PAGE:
In Brooklyn, Dinwiddie was one of the league’s most efficient pick-and-roll and isolation players. That hasn’t been the case with the Wizards, and they have reportedly made him available. The contract is perfectly fine if he can produce the way he used to and is given the kind of role he used to have. Big ifs, though.

Richardson is on his fourth team in four years, but he has never been more efficient. In related news: He has essentially returned to the 3-and-D role he played as a rookie in Miami. Given that he has always been a good defender and is now making more than 40 percent of his 3s, the Celtics’ decision to sign him to a one-year extension last offseason looks savvy. They can either keep him as they try to make a playoff run, or, if the offers are good enough, move him for more than they would’ve been able to get if he were a rental. 

The Celtics have been surging lately, and their defense is awesome. Would they really trade an all-world defender like Smart? Only if they get a whole lot in return. (This is his eighth year in Boston, and his name has been in trade rumors for most of that time.)

Kenny Hustle is your nerdiest friend’s favorite plus-minus monster. He says he wants to retire with the Thunder, and there’s a good argument that, at 27, he’s young enough that they should keep him beyond this contract, not just this deadline. A couple of questions to ponder here: If Sam Presti does envision Williams being on the roster when they next make the playoffs, what would a win-now team have to offer for him to change its mind? And given how many future picks Oklahoma City has stockpiled, how much does it value additional ones?  

It has been jarring to see Young reduced to a third-stringer so soon after playing some of the best basketball of his career. It just hasn’t worked out in San Antonio, but in a different situation he might be able to recapture the magic he had as a point-center in Chicago. (A note to contenders, particularly those in the Eastern Conference: Young has historically defended Giannis Antetokounmpo well.) 

Harrell had a scorching start to the season, and he’s still doing all his normal Harrell stuff as the Wizards fall down the Eastern Conference standings. Moving him might be bad for their chances of making the play-in, but it would also free up time for stretch 5  Thomas Bryant, who returned relatively recently from a knee injury.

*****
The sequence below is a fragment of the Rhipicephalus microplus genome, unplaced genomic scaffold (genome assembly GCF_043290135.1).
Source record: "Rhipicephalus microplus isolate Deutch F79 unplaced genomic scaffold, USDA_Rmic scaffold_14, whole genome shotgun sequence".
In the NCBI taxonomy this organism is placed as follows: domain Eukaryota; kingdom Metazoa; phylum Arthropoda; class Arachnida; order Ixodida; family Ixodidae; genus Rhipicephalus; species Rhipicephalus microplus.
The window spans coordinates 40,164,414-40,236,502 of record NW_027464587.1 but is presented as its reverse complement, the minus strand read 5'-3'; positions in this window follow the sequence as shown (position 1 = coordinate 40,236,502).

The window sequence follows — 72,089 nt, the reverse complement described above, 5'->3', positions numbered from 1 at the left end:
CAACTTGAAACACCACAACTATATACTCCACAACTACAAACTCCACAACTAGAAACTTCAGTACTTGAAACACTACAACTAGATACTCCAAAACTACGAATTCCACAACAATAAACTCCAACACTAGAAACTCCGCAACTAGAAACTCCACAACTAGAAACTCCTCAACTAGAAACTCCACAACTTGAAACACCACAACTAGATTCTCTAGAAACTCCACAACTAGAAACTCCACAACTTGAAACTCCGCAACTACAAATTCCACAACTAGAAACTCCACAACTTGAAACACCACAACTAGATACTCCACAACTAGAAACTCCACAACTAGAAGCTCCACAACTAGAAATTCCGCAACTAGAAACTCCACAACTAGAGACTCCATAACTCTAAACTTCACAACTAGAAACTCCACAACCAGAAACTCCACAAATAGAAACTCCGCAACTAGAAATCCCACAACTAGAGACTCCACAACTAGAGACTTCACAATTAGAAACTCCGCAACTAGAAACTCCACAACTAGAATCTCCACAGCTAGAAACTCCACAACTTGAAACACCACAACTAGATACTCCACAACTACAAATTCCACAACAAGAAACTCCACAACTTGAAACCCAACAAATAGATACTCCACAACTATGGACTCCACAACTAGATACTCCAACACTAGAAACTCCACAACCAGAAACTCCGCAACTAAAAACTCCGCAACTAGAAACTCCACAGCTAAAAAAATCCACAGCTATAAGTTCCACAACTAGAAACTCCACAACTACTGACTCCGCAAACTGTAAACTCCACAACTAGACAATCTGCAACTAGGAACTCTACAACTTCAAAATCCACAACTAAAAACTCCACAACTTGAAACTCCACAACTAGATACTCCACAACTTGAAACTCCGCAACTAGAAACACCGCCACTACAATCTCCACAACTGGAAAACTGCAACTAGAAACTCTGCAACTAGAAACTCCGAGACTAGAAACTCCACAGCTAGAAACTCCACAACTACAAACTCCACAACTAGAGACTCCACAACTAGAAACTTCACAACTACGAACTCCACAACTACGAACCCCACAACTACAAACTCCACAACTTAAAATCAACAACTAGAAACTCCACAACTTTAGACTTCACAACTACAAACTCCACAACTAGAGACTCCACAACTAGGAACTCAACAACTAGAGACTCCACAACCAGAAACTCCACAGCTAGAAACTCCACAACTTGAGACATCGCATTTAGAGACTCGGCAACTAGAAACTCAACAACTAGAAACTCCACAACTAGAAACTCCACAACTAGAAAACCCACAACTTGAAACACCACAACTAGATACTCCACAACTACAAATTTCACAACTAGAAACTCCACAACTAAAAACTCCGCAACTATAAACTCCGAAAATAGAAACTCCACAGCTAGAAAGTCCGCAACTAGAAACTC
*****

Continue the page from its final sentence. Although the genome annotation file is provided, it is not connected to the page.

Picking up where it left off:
Caldwell-Pope is having a down year in terms of efficiency, but he’s a 3-and-D-and-more guy who can help a win-now team and is on a team-friendly contract. He could also potentially help the Wizards make a splashy trade. 

For a two-month stretch, beginning on Dec. 6, Harris averaged 14.5 points on 46-42-86 shooting splits. On a per-minute basis, this isn’t far from what he did in Denver in 2016-17 and 2017-18. Are prospective trade partners confident that he has found his form again? Hmm! 

Millsap, who turns 37 on deadline day hasn’t played in 2022 — the Nets have too many bigs, and he ended up being the odd man out. Steve Nash called it “an unfortunate situation,” and the front office is trying to find him a new home. Chicago is a logical destination, if Brooklyn doesn’t mind moving him to another team near the top of the East. 

Williams has been banged up lately, but before that was part of a Hawks second unit that was finally coming together. It seemed more likely that he’d be traded when Atlanta was in a tailspin; if he gets moved now, it’ll be because this team has more than enough playmaking and has room for improvement on defense.  

Just like last season, it is not a coincidence that, when Bogdanovic was out of the lineup or clearly limited physically, the Hawks struggled. Now that he’s looking more like himself as their sixth man, they are starting to look more like the team that went to last year’s conference finals. He’s on the kind of contract, though, that could be included in a big trade, if Atlanta is looking to make one. 

The Celtics signed Schroder to a below-market contract, but since it was only for one year,  they don’t have his Bird rights and can only offer him a new deal starting at about $7 million in the offseason. If they’re likely going to lose him anyway, they might decide a second-round pick is enough to move on. He is one of their few sources of rim pressure, though.  

Finney-Smith is having the best season of his career despite the fact that his 3-point percentage has dipped. The Mavericks have empowered him to push the ball in transition and step outside of his 3-and-D role in the halfcourt. He’s a huge part of Dallas’ surprisingly stingy defense, and the flashes he’s shown on the other end have him in line for a significant raise. The team that signed him as an undrafted rookie in 2016 now has to decide between giving him that raise or selling high.